As an example, let’s assume that you are well paid and have a household income approaching $100,000 per year. You would like to sell up and go cruising in 10 years but you are having trouble saving the money. The difference between a mortgage payment of $1,200 per month and one of $1,800 per month may not seem too significant relative to your take-home salary. Therefore, you buy a house that costs $100,000 more than the one you really need. If, on the other hand, you bought the less expensive house and invested the difference of $600 per month and averaged a 10% return, at the end of 10 years you would have a kitty of over $300,000 which could be used to buy your ultimate cruising boat. Likewise, the monthly lease payments for a Lexus are $300 more than the “sistership” Toyota on which it is based. Drive the cheaper vehicle, put the $300 per month in a good investment, and a few years later you will have a cruising kitty or a boat fund.
Your Prized Possessions
So you have made it, you are ready to go cruising, so now you have to decide what to do with Aunt Mabel’s antique bureau and your other prized possessions. Most cruisers who have been out for several years will advise you to dispose of all but the most valued stuff before you leave. If you are going for a short sabbatical then it makes sense to store your furniture ready for your return. If you decide to store your things, note that a moving company’s warehouse is an economical choice. We were quoted $2.50 per 100 lbs per month in a small southern town. A 2 bedroom apartment is estimated to contain 4,000 lbs. A large house would be proportionally more. Note that moving firms charge by the pound while mini-storage units charge by the square footage of the unit. Moving your things from your abode to the warehouse, in and out of a unit, and then into another moving van upon your return spells damage and loss.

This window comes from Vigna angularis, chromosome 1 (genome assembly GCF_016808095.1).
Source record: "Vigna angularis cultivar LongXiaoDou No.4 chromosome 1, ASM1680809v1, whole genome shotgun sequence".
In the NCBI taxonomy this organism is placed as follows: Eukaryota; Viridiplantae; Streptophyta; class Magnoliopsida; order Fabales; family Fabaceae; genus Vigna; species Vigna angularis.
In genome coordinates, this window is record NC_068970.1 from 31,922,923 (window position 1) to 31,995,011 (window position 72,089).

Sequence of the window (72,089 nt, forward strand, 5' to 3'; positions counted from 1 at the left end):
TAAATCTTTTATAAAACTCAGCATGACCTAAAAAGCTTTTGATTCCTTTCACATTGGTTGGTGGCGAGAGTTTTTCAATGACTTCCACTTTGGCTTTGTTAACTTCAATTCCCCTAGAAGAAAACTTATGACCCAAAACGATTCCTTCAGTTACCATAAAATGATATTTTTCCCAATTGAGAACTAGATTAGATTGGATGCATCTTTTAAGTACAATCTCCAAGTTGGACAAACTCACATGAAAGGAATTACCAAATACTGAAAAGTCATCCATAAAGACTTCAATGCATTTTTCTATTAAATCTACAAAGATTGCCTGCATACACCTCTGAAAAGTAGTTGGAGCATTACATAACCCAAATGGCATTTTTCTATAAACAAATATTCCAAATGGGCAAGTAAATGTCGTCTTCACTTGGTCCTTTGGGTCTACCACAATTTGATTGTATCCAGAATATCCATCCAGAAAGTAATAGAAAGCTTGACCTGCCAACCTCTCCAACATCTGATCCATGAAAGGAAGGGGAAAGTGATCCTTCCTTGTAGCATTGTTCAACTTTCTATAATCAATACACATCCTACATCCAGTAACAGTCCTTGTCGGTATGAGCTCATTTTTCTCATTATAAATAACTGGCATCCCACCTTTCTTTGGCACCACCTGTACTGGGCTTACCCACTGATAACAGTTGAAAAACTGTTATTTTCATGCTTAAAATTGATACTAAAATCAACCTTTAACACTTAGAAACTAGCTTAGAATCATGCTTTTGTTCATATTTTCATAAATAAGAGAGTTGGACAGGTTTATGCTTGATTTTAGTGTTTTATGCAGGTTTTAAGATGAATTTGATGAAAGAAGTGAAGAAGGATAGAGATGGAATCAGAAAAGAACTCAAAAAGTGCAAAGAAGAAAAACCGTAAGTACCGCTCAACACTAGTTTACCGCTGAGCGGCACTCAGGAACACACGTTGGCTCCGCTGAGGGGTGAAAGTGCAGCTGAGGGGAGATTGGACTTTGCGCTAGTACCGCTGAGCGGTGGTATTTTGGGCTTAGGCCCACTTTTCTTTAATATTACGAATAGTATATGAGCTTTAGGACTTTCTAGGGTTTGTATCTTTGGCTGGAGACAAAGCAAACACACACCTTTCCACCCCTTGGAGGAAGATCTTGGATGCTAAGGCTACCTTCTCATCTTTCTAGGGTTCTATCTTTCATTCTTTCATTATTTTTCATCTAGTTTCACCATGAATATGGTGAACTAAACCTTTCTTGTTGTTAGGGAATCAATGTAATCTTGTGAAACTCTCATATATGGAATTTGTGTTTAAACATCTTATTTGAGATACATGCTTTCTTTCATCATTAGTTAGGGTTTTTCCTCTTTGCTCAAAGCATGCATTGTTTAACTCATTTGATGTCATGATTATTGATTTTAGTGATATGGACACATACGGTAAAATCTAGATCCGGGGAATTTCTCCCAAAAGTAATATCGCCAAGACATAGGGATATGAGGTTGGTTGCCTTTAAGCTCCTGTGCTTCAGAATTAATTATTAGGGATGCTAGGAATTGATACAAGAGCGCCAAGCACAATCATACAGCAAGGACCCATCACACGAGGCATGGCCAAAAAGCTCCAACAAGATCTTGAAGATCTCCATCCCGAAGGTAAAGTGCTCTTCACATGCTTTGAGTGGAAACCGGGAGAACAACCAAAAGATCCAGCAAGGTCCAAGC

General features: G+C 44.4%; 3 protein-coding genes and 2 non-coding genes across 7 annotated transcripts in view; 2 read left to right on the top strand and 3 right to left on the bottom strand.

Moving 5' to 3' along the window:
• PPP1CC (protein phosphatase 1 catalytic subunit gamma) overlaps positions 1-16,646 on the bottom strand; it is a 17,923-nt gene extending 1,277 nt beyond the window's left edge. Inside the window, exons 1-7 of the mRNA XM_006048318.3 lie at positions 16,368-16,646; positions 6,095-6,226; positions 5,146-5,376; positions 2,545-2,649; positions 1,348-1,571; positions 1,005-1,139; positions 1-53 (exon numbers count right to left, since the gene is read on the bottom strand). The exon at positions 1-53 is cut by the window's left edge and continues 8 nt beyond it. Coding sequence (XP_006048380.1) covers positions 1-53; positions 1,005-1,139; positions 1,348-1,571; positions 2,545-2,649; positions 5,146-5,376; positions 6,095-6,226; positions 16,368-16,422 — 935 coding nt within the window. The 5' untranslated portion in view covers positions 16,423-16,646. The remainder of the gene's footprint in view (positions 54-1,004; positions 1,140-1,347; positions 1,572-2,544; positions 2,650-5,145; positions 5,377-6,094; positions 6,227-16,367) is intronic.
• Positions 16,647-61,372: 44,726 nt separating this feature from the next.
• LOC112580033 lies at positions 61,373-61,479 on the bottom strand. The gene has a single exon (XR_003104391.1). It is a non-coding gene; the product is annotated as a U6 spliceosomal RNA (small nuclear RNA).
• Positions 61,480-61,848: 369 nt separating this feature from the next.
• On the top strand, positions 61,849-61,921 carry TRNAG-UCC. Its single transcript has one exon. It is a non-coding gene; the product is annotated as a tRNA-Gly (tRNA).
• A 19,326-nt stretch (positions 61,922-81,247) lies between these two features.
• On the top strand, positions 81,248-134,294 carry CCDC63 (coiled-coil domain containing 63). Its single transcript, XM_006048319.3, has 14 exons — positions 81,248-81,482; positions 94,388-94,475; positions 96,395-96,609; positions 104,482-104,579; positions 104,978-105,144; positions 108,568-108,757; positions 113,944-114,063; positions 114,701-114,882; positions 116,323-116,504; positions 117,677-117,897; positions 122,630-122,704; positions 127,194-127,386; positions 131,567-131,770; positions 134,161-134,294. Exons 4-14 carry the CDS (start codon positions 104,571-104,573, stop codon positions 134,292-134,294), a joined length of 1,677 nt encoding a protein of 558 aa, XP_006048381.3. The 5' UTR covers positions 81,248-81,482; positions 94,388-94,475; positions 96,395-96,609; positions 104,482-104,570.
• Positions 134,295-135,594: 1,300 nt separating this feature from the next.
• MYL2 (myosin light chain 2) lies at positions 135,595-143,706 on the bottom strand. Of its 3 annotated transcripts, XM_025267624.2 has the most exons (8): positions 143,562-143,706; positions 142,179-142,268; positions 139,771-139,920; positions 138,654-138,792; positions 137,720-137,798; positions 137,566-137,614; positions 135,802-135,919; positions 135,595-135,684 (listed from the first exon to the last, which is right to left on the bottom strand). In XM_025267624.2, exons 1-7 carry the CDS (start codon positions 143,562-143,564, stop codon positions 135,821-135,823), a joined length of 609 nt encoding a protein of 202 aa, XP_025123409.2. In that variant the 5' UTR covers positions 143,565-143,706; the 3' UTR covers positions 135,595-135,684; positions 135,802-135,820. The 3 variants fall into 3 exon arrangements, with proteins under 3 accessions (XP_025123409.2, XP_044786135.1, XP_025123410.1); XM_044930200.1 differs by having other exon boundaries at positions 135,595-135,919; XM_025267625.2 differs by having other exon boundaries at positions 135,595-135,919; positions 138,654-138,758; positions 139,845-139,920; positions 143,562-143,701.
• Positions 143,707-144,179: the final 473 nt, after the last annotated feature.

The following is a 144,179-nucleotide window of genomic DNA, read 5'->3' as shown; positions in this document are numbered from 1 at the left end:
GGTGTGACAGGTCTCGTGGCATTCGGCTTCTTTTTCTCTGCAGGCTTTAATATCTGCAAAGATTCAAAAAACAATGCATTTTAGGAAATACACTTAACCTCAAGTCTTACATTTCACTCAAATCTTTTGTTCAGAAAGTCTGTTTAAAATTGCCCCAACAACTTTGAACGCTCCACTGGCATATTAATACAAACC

So, whether you want to be a Live Aboard or an Ocean Voyager, whether you will be Early Retiring or just enjoying a Sabbatical, good financial planning can make the cruising lifestyle a reality for you.